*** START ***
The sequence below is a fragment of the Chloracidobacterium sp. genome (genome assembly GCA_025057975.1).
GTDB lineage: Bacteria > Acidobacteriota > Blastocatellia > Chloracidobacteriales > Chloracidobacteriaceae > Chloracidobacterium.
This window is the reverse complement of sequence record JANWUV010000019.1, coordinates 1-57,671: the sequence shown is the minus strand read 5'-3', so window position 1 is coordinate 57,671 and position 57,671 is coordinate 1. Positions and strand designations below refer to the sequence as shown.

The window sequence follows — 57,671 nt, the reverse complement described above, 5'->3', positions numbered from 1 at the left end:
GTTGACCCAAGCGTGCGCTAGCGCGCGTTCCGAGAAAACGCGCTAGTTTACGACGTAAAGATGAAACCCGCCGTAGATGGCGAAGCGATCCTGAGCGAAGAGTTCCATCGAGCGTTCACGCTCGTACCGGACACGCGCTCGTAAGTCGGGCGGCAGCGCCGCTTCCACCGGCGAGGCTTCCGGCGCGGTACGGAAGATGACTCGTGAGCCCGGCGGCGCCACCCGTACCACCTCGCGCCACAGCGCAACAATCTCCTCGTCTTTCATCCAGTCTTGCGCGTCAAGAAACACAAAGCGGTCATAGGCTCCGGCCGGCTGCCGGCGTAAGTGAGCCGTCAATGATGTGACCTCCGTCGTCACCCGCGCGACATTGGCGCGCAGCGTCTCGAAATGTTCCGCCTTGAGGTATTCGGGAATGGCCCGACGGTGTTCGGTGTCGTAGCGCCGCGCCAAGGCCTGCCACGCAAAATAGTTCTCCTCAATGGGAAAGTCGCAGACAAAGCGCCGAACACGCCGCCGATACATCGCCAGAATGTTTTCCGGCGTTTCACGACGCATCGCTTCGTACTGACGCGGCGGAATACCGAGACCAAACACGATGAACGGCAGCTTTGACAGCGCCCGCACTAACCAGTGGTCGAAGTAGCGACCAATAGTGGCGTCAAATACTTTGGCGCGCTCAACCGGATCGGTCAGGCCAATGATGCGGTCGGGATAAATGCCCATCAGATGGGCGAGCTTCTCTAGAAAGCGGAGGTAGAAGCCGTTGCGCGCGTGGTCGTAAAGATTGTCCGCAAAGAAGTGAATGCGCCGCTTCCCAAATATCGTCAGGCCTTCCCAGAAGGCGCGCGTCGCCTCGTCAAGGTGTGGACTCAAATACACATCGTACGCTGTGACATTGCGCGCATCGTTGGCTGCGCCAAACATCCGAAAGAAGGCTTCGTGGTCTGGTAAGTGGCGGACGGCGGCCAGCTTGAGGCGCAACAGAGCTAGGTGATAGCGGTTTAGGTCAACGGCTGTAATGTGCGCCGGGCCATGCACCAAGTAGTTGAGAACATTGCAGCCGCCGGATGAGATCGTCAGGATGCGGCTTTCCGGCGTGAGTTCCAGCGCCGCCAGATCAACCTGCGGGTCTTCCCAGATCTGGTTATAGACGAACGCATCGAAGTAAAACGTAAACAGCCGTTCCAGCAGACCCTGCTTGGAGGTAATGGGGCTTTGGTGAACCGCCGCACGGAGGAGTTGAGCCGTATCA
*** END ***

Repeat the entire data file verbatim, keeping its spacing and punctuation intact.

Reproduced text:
The sequence below is a fragment of the Chloracidobacterium sp. genome (genome assembly GCA_025057975.1).
GTDB lineage: Bacteria > Acidobacteriota > Blastocatellia > Chloracidobacteriales > Chloracidobacteriaceae > Chloracidobacterium.
This window is the reverse complement of sequence record JANWUV010000019.1, coordinates 1-57,671: the sequence shown is the minus strand read 5'-3', so window position 1 is coordinate 57,671 and position 57,671 is coordinate 1. Positions and strand designations below refer to the sequence as shown.

The window sequence follows — 57,671 nt, the reverse complement described above, 5'->3', positions numbered from 1 at the left end:
GTTGACCCAAGCGTGCGCTAGCGCGCGTTCCGAGAAAACGCGCTAGTTTACGACGTAAAGATGAAACCCGCCGTAGATGGCGAAGCGATCCTGAGCGAAGAGTTCCATCGAGCGTTCACGCTCGTACCGGACACGCGCTCGTAAGTCGGGCGGCAGCGCCGCTTCCACCGGCGAGGCTTCCGGCGCGGTACGGAAGATGACTCGTGAGCCCGGCGGCGCCACCCGTACCACCTCGCGCCACAGCGCAACAATCTCCTCGTCTTTCATCCAGTCTTGCGCGTCAAGAAACACAAAGCGGTCATAGGCTCCGGCCGGCTGCCGGCGTAAGTGAGCCGTCAATGATGTGACCTCCGTCGTCACCCGCGCGACATTGGCGCGCAGCGTCTCGAAATGTTCCGCCTTGAGGTATTCGGGAATGGCCCGACGGTGTTCGGTGTCGTAGCGCCGCGCCAAGGCCTGCCACGCAAAATAGTTCTCCTCAATGGGAAAGTCGCAGACAAAGCGCCGAACACGCCGCCGATACATCGCCAGAATGTTTTCCGGCGTTTCACGACGCATCGCTTCGTACTGACGCGGCGGAATACCGAGACCAAACACGATGAACGGCAGCTTTGACAGCGCCCGCACTAACCAGTGGTCGAAGTAGCGACCAATAGTGGCGTCAAATACTTTGGCGCGCTCAACCGGATCGGTCAGGCCAATGATGCGGTCGGGATAAATGCCCATCAGATGGGCGAGCTTCTCTAGAAAGCGGAGGTAGAAGCCGTTGCGCGCGTGGTCGTAAAGATTGTCCGCAAAGAAGTGAATGCGCCGCTTCCCAAATATCGTCAGGCCTTCCCAGAAGGCGCGCGTCGCCTCGTCAAGGTGTGGACTCAAATACACATCGTACGCTGTGACATTGCGCGCATCGTTGGCTGCGCCAAACATCCGAAAGAAGGCTTCGTGGTCTGGTAAGTGGCGGACGGCGGCCAGCTTGAGGCGCAACAGAGCTAGGTGATAGCGGTTTAGGTCAACGGCTGTAATGTGCGCCGGGCCATGCACCAAGTAGTTGAGAACATTGCAGCCGCCGGATGAGATCGTCAGGATGCGGCTTTCCGGCGTGAGTTCCAGCGCCGCCAGATCAACCTGCGGGTCTTCCCAGATCTGGTTATAGACGAACGCATCGAAGTAAAACGTAAACAGCCGTTCCAGCAGACCCTGCTTGGAGGTAATGGGGCTTTGGTGAACCGCCGCACGGAGGAGTTGAGCCGTATCA